In "market socialism", there would be no wage labor, for example. Any true communist would have lots to criticize, however. For example, there would still be commodities, and as others have argued, a competitive market system under workers' control would lead to workers' "self-exploitation".

I think the AFAQ has a section on what I'm trying to say here... lemme check.

Here you go:
So, the question is whether communist-anarchists are in favour of forcing people to be communists. If their communism is based on voluntary association then, according to the Individualist Anarchists themselves, it is a form of anarchism. Unsurprisingly, we discover that communist-anarchists have long argued that their communism was voluntary in nature and that working people who did not desire to be communists would be free not to be.

This position can be found in Kropotkin, from his earliest writings to his last. Thus we discover him arguing that an anarchist revolution "would take care not to touch the holding of the peasant who cultivates it himself . . . without wage labour. But we would expropriate all land that was not cultivated by the hands of those who at present possess the land." This was compatible with communism because libertarian communists aimed at "the complete expropriation of all those who have the means of exploiting human beings; the return to the community of the nation of everything that in the hands of anyone can be used to exploit others." Following Proudhon's analysis, private property was different from individual possession and as long as "social wealth remains in the hands of the few who possess it today" there would be exploitation. Instead, the aim was to see such social wealth currently monopolised by the capitalist class "being placed, on the day of the revolution, at the free disposition of all the workers." This would "create the situation where each person may live by working freely, without being forced to sell his work and his liberty to others." [Words of a Rebel, p. 214, pp. 207-8, p. 207 and p. 208] If someone desired to work outside of the commune, then that was perfectly compatible with this aim.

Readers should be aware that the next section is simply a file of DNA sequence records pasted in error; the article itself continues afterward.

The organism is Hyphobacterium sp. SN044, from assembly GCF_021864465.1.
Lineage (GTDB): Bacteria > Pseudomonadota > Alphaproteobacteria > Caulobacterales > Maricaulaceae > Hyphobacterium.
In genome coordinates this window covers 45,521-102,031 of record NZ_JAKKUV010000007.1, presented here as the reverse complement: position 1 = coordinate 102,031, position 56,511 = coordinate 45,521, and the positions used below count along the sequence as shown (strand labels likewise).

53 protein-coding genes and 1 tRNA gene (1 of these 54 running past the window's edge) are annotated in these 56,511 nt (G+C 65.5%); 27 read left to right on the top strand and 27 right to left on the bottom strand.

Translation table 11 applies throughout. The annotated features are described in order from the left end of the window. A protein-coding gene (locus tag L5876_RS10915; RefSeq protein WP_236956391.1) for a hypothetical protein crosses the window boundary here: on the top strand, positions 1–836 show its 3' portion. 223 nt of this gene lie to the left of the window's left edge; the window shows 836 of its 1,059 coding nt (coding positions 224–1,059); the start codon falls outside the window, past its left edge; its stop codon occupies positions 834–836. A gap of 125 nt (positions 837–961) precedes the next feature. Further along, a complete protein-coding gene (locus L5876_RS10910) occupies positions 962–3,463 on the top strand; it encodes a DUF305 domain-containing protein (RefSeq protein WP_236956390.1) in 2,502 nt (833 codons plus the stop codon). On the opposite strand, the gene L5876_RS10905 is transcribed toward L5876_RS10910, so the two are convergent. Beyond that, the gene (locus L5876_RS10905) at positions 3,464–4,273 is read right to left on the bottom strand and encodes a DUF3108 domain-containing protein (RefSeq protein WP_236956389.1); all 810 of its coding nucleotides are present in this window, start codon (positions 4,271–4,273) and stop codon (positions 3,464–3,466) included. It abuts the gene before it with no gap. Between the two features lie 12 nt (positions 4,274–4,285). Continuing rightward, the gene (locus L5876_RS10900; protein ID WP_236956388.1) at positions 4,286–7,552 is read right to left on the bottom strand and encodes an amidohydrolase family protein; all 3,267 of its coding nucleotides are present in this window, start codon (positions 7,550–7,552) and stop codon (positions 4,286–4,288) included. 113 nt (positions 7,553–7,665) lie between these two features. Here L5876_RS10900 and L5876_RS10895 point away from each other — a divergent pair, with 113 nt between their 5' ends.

http://infoshop.org/page/AnarchistFAQSectionG2#secg21

No mention of markets per se but I think that's kinda implied.

zenkka
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Jan 1 2012 17:23
HorrorHiro wrote:
So what exactly are people supposed to do in an ideal Anarcho-Communist society? I still don't trully understand Anarcho-Communism or Anarcho-Capitalism...oh well at least I think I have Anarcho-Syndicalism down!

that would be odd if you had anarcho-syndicalism down but not anarcho-communism, since anarcho-syndicalism is a tactic to attain anarchist communism.

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Jan 1 2012 20:46